In a time not at all long ago — remember, Twitter didn’t exist before 2006 — we wouldn’t know this as readily as we do now. Sure, a political leader might go rogue during a speech, or get tripped up on an unexpected question during a press conference. But normally, the smart people surrounding a president would take something the president wanted to say and massage and process and shape it before handing it to a press secretary to drop into the daily briefing.
Now, the president-elect — or Joe Blow down the street — can have a gut feeling and without even fully processing the thought himself, immediately share it with the entire planet. As this president-elect does, often.
That’s a separate problem, of course, from the basic cluelessness of this president-elect. Not only does he not know a lot that he should, he has the impulse and the means to share that lack of knowledge and reflection with the world, instantly.
Quite a few people in public life haven’t figured out social media. They don’t understand something that editors know from long experience — that you have to be very careful about what you publish. (And yes, posting a random thought on Twitter does constitute publication.) Our governor, soon to be our U.N. ambassador, had a terrible time learning that, although to her credit she hasn’t done anything notably foolish on Facebook in a while.
For the second time in two weekends, President-elect Donald Trump stirred controversy, bigly, using only his thumbs.
With a trio of tweets Sunday alleging millions of fraudulent votes and “serious” fraud in three states, Trump effectively hijacked the news cycle for the next 24 hours with baseless conspiracy theories. A week prior, it was Trump’s tweets demanding an apology from the cast of “Hamilton” for disrespecting Vice President-elect Mike Pence, who was in the audience the previous night.
It can all feel pretty small and sideshow-y at times. Some have a prescription: The media should resist the urge to cover Trump’s tweets as big news. Others even say we should ignore them altogether….
But we can’t. In the months and years to some — assuming no one gets control of him, and I doubt anyone will — we must treat them as seriously as if the president strode into the White House Press Room and made a formal announcement.
This is what we’ve come to. Our window into the mind of the most powerful man in the world will to a great extent be these spasmodic eruptions onto a tiny keyboard.
What the president said was completely correct, both in the sense of being the proper tone for a president to strike in speaking of his successor, and in terms of accuracy.
Trump is not an ideologue, and is indeed “pragmatic in that way.”
If I were in Obama’s predicament, in a situation in which I felt constrained to say something positive (or at least nonjudgmental) about the president-elect — and he is in that situation — I would say that very thing.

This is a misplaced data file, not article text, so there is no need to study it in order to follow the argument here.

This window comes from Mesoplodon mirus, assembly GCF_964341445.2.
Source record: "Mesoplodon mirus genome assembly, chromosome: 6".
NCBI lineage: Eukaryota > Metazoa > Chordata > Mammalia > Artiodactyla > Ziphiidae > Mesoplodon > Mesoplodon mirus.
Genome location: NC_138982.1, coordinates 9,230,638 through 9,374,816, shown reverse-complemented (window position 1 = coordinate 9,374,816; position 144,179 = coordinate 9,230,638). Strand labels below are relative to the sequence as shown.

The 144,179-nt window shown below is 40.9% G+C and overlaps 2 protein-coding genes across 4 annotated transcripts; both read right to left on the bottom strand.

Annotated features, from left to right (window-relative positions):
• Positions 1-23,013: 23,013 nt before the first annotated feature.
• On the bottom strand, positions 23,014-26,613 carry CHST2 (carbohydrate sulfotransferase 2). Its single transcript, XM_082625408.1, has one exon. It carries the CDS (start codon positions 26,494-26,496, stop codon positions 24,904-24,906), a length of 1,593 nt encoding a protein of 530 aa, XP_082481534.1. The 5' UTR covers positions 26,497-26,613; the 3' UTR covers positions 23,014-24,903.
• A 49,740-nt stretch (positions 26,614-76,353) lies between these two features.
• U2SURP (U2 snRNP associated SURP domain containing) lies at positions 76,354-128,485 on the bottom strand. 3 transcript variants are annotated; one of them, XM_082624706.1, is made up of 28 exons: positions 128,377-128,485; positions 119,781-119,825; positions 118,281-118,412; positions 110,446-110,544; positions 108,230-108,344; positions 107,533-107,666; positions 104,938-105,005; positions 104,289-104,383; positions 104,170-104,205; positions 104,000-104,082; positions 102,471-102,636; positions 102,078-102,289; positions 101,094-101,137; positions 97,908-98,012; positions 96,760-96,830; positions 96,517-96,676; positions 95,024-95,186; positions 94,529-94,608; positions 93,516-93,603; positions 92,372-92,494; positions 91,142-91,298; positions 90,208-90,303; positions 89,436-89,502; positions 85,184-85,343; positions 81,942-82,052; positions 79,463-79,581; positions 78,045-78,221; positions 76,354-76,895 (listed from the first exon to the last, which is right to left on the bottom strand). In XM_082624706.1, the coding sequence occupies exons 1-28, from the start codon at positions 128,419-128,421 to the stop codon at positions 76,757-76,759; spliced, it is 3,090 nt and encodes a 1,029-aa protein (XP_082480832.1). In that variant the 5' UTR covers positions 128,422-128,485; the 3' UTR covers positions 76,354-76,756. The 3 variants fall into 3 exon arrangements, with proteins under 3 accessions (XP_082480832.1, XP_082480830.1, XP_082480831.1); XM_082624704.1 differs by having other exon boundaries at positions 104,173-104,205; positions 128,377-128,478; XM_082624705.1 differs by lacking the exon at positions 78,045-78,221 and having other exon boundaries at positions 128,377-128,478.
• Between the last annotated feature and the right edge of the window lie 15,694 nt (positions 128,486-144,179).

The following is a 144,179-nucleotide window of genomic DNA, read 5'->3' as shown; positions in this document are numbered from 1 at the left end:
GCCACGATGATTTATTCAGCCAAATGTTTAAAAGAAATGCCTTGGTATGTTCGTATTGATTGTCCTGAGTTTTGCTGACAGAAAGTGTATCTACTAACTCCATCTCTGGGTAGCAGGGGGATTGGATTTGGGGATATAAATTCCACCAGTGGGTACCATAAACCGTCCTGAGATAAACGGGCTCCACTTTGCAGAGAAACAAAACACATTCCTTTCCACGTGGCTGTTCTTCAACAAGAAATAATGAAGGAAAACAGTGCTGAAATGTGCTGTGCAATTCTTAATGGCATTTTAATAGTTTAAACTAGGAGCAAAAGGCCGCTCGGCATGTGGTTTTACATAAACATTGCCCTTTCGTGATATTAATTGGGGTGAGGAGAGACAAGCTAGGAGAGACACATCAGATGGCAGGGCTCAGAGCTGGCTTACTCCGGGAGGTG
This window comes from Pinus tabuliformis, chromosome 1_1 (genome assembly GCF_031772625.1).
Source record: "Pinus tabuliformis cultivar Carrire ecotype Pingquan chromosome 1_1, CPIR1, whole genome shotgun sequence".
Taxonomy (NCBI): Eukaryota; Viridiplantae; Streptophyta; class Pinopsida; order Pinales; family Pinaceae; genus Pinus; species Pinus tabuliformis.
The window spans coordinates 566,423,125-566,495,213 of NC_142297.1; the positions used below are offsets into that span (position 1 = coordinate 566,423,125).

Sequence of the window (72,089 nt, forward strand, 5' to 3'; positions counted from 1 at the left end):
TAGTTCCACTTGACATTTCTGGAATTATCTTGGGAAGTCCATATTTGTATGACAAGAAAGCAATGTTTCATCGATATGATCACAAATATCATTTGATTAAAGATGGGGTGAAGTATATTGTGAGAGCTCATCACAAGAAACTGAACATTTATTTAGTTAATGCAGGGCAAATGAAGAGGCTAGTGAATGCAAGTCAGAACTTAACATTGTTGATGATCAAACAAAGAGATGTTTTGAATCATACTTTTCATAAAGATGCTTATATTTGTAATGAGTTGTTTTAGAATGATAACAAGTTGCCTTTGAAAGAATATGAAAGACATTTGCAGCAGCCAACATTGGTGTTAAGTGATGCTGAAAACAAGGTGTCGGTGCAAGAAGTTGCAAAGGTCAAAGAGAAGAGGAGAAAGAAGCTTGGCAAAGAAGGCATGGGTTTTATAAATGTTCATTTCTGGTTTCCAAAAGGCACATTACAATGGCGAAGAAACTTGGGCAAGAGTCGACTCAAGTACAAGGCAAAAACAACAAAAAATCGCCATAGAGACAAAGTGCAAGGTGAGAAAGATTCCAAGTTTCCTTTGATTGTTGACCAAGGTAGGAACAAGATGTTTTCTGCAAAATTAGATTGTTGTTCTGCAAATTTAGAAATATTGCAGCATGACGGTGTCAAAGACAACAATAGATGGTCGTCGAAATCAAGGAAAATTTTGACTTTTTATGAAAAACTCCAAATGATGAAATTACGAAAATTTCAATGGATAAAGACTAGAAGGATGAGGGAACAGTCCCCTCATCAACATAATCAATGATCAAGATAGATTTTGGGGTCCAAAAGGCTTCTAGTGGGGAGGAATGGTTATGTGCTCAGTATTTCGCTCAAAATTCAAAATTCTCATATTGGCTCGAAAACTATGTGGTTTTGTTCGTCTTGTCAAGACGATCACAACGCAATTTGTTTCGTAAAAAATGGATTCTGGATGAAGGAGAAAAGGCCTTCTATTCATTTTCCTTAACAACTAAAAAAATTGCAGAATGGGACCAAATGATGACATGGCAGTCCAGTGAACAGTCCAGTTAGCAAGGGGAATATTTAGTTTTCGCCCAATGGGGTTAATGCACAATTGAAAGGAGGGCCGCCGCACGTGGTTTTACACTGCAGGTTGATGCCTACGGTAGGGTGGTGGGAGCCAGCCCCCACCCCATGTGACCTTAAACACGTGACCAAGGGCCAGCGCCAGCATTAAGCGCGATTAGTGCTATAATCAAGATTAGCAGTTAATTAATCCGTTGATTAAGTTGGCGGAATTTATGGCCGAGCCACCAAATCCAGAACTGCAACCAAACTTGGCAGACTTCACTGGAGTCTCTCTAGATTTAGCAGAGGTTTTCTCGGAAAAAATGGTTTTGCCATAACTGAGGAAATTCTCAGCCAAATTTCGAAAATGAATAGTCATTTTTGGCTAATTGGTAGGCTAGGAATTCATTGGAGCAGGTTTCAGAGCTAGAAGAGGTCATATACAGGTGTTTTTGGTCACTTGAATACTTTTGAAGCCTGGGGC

And it would come out sounding nice, because everyone would know how I look down on ideologies. Of course, there’s something that is often worse than an ideologue, which is someone who doesn’t deal in ideas at all. But it would sound nice, and it would be accurate, as far as it went.
Trump believes not in ideas, but in the moods that strike him. That makes him extraordinarily dangerous, but it also means he’s not a rigid ideologue like Ted Cruz. So there’s that. And in doing his duty to say calming, diplomatic things, POTUS hit on just the right thing to say.
He’s good at that. I’m really gonna miss this guy. Watch the video and see how thoughtfully and maturely he addresses the question, and you will likely agree. The nation is really, really going to miss that quality…
U.S. Senator Lindsey Graham on the 2016 Presidential Election
November 9, 2016
“Secretary Clinton’s concession speech, like President-elect Donald Trump’s last night, was appropriate in tone and substance.
“She should be congratulated on doing her part to bring about healing of our nation and setting the right tone in terms of working with President-elect Trump. All Americans should follow her counsel and try to work with our next President. I intend to do so. President-elect Trump will need all the help he can get given the many challenges we face as a nation.
“Secretary Clinton ran a hard fought campaign and I genuinely wish her well.”
“Secretary Clinton ran a hard fought campaign and I genuinely wish her well.” Yeah, uh-huh, OK. So… Why didn’t you help her?
I’ve long had a lot of respect for Sen. Graham, and for John McCain, as readers of this blog will know. I’ve endorsed them, stuck up for them — a lot.
But I’m kind of ticked at both of them right now.
They’re part of that large group of Republicans Who Knew Better — and failed to lead in this election.
These are guys who have exhibited a lot of courage in the past, but that was not in evidence this year. They both failed to do the one thing that might have helped — stand up and declare that they were voting for Hillary Clinton, which was the only way to stop Trump (who they knew was a nightmare), and urge others to do the same.